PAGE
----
4. ‘Established relationships’ in the value chain
The Directive lays down due diligence obligations with respect to actual or potential adverse human rights and environmental impacts in companies’ own operations, the operations of subsidiaries, and value chain operations that are carried out by ‘entities within whom the company has an established relationship’.
‘Established relationship’ is defined as a ‘business relationship, whether direct or indirect, which is, or which is expected to be lasting, in view of its intensity or duration and which does not represent a negligible or merely ancillary part of the value chain’. A ‘business relationship’, in turn, is defined as a relationship with a contractor, subcontractor or any other legal entity with which the company has ‘a commercial agreement or to whom the company provides financing, insurance or reinsurance’, or that ‘performs business operations related to the products or services of the company for, or on behalf of the company’.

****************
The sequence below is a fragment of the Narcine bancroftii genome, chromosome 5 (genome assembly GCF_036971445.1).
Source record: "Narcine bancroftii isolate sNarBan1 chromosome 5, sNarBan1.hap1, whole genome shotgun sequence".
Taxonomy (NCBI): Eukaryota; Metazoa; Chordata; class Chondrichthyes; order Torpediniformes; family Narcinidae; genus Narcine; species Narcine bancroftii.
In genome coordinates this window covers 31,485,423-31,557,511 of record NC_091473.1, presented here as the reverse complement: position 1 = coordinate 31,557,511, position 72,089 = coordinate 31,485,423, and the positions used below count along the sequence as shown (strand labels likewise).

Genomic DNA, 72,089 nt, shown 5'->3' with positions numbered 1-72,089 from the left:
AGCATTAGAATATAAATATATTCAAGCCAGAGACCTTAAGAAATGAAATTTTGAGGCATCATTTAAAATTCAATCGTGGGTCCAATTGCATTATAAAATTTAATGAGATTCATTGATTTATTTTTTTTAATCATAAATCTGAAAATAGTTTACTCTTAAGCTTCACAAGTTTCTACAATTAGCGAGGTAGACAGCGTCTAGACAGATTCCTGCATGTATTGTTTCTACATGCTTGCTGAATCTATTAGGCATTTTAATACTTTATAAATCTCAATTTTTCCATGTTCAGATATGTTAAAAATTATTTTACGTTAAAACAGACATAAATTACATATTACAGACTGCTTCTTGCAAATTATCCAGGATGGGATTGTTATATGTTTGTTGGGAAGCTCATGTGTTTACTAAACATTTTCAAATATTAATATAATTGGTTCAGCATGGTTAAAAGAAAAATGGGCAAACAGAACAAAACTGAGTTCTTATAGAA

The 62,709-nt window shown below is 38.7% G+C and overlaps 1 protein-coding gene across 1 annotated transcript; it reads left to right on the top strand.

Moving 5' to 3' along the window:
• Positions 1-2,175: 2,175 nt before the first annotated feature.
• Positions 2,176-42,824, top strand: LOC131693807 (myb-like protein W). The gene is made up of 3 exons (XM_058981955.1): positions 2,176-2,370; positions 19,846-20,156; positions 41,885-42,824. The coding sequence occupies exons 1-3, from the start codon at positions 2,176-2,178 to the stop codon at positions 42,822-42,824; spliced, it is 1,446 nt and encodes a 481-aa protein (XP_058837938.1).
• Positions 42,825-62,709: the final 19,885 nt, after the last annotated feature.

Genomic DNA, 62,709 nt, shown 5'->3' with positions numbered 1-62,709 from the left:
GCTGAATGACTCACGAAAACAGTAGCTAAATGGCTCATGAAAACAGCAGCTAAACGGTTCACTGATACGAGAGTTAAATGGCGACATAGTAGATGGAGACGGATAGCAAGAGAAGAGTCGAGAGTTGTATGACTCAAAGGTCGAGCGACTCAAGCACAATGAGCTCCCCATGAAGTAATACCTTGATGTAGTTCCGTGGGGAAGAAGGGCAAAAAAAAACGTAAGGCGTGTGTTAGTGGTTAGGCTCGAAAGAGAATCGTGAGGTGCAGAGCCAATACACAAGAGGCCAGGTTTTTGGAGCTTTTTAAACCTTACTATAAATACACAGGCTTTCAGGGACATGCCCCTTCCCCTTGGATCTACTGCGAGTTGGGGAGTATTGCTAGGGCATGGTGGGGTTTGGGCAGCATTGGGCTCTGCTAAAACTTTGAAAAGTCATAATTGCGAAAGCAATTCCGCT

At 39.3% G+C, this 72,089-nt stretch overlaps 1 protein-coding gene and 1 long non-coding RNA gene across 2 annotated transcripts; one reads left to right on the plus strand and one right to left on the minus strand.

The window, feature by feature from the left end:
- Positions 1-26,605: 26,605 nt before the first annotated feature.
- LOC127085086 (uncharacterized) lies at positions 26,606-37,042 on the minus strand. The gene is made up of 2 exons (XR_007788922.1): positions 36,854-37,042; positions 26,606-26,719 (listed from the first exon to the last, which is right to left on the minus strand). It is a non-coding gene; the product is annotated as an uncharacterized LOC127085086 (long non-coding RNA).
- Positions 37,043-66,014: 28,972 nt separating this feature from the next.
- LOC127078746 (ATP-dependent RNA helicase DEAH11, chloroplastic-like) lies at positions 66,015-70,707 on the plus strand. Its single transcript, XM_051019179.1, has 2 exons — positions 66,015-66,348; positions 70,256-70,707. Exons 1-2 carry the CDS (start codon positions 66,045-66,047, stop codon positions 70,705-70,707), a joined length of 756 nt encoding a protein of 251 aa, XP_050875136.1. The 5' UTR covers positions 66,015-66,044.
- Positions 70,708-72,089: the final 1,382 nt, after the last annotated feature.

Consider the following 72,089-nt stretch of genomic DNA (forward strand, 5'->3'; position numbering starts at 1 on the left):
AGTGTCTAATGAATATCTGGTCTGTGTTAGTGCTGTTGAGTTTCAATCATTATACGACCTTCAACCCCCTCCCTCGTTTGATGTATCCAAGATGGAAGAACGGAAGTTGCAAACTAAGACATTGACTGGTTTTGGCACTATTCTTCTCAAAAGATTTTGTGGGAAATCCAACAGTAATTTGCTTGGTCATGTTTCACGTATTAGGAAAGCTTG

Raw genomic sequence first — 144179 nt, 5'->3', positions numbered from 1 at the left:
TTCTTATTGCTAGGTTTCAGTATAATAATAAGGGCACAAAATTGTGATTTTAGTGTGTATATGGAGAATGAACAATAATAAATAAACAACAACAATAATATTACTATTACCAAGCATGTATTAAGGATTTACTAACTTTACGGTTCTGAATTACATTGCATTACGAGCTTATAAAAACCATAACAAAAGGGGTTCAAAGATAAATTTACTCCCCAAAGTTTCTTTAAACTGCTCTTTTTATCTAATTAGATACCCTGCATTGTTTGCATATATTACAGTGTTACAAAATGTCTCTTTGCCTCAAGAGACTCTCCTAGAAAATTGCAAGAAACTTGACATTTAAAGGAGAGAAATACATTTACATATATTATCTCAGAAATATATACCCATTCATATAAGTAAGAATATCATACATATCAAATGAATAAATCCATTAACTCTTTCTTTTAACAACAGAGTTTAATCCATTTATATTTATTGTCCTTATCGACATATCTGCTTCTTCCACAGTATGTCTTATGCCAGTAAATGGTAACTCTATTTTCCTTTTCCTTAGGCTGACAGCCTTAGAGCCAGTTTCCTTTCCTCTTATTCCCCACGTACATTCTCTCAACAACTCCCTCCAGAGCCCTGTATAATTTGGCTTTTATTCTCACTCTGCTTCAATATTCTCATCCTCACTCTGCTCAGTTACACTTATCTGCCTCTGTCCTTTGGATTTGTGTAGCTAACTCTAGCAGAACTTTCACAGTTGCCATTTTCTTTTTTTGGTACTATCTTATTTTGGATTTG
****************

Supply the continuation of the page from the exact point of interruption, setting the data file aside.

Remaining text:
Accordingly, upstream and downstream business relationships fall within scope, even when there is no direct (contractual) relationship, where the business partner is performing operations related to the company’s products or services in a manner that is intended to be lasting.
The nature of whether a business relationship is viewed as ‘established’ will need to be ‘reassessed periodically, and at least every 12 months’ (Article 1(1)(b)). Ultimately, it is assumed, the company’s assessment of whether a specific business relationship qualifies as ‘established’ for the purposes of undertaking due diligence could be tested before a court or by the public administrative body, where this is in dispute.
5. Enforcement mechanisms
The Directive provides for enforcement through both a public supervisory authority in each Member State and through judicial remedies in courts.